Lights, Camera, Action

Most commentators have stopped saying Derrick Bird “snapped” and are now thrashing around instead to find his motive. I think we may need to go back forty years for that. Derrick Bird was born in 1957, and I think it may be significant that he was born within a few years of two other mass-murders, Michael Ryan (Hungerford) born in 1960, Thomas Hamilton (Dunblane) born in 1952. So I think it’s not the year they committed their crime that matters, nor their age at the time, but that they were young and impressionable when Hollywood released films such as these:

Get Carter (1971)
High Plains Drifter (1973)
Death Wish (1974)
The Outlaw Josey Wales (1976)

These were highly acclaimed ultra-violent films that dealt with retribution, portraying a solitary individual successfully exacting revenge and being widely admired by the cinema-going pubic for it. Allowing of course that each of these three murderers had different “triggers” that prompted them to put their fantasies into effect, I do think it’s possible films such as these could have provided them with a rationale for their actions. That was to settle scores and die in a blaze of glory. In their world, the outcomes were justified.

Here’s the score-settling tally for Bird: He settled scores with his brother and the family solicitor over a family dispute; he settled scores with his taxi-driving colleagues over alleged fare stealing; he tried to settle a score with a scuba-diving instructor; and he targeted passers-by seemingly at random. I wonder if they weren’t as random as we imagine, but perhaps they represented fare-paying passengers who he felt had disrespected him in some way. I can certainly imagine as a taxi driver he might have a problem with cyclists. I’m not saying all taxi drivers do or should, but seeing as he now seems to be an intolerant individual maybe he saw cyclists generally as a nuisance. So, see one, kill one. Likewise if he sees someone who reminds him of passengers who never tip, or someone who might have thrown-up in his cab once, or maybe even the guy who robbed him. It’s death by association.

You need the means and you need the motive to carry out something like this, but I think you also crucially need the self-justification.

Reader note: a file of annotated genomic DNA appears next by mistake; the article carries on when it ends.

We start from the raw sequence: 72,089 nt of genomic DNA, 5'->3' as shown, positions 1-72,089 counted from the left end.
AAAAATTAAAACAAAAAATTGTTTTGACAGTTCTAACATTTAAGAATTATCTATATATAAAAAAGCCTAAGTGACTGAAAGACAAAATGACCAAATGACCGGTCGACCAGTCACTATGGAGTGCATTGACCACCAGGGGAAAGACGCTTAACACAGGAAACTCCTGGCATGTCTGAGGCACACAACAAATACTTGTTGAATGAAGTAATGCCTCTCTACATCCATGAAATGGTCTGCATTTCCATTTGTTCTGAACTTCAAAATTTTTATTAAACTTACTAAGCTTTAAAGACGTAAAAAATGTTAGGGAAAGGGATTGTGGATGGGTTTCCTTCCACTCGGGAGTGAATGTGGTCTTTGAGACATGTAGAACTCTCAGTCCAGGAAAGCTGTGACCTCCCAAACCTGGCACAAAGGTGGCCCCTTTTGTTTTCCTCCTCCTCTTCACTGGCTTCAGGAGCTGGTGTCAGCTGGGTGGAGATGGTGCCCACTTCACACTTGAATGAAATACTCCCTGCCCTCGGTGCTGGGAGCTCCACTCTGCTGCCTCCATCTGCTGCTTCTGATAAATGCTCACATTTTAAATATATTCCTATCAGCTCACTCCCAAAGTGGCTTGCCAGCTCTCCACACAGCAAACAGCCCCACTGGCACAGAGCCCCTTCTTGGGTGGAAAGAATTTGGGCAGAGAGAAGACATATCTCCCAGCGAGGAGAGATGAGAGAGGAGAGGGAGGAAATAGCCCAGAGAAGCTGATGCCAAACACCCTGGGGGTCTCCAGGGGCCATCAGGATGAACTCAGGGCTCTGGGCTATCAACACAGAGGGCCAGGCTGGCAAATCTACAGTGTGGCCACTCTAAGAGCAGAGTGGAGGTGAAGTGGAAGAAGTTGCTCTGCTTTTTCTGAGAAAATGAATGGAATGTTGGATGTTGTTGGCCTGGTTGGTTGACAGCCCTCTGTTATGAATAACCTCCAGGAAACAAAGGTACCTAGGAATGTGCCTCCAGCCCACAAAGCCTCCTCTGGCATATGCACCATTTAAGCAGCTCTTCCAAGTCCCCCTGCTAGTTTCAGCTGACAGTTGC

Outrage >> Knee >> Jerk

It had to happen. It’s been years since we had a shooting outrage, but within minutes of the latest one, and on the basis of no knowledge whatsoever, we have the first knee-jerk reactions calling for tighter gun control.

First of all it has been reported that this guy held his license for 15 years. Is there any possibility whatsoever we could make gun license applicants wait fifteen years to see if they were going to do anything stupid? On top of all the other existing conditions and restrictions? Would that work? Of course not. In the 15 years he held his license, some 750 people (as near as I can find out right now) have been shot dead by people not licensed to carry guns.

It is suggested that he “snapped”, perhaps provoked in a family dispute. It has also been reported he told a taxi driver he’d argued with the night before, “There’s going to be a rampage tomorrow,” and then he went home and armed himself with two weapons. He was dissuaded on that occasion by a friend’s daughter. I feel desperately sorry for her right now, how must she feel? But at that point, even then could he have been stopped? How many people get angry but never follow through? Could she have reported him? What if it turned out he was only making an idle threat? It must happen a million times. How about the hospital where he is supposed to have gone for help, only to be turned away?

In the event, after killing his twin brother, he calmly went to the home of the family solicitor, waited for him and killed him, before going to Whitehaven to settle a grudge with former co-drivers. That done, and all in cold blood, he went off on his killing spree. It doesn’t seem to me he “snapped”, he made a calculated decision and followed it through. Even the killing of his brother could not have been a “snap” decision, it occurred at a quarry and not at the home of either of them. So they met there, and Bird took his guns with him.

How do we legislate against that, other than “No guns, no way”? I think everyone who’s asking that question right now is asking the wrong question. I would be much more interested in a debate about personal responsibility. He was able to rationalise his actions before he took them. How did he get there? I think that’s the more frightening aspect.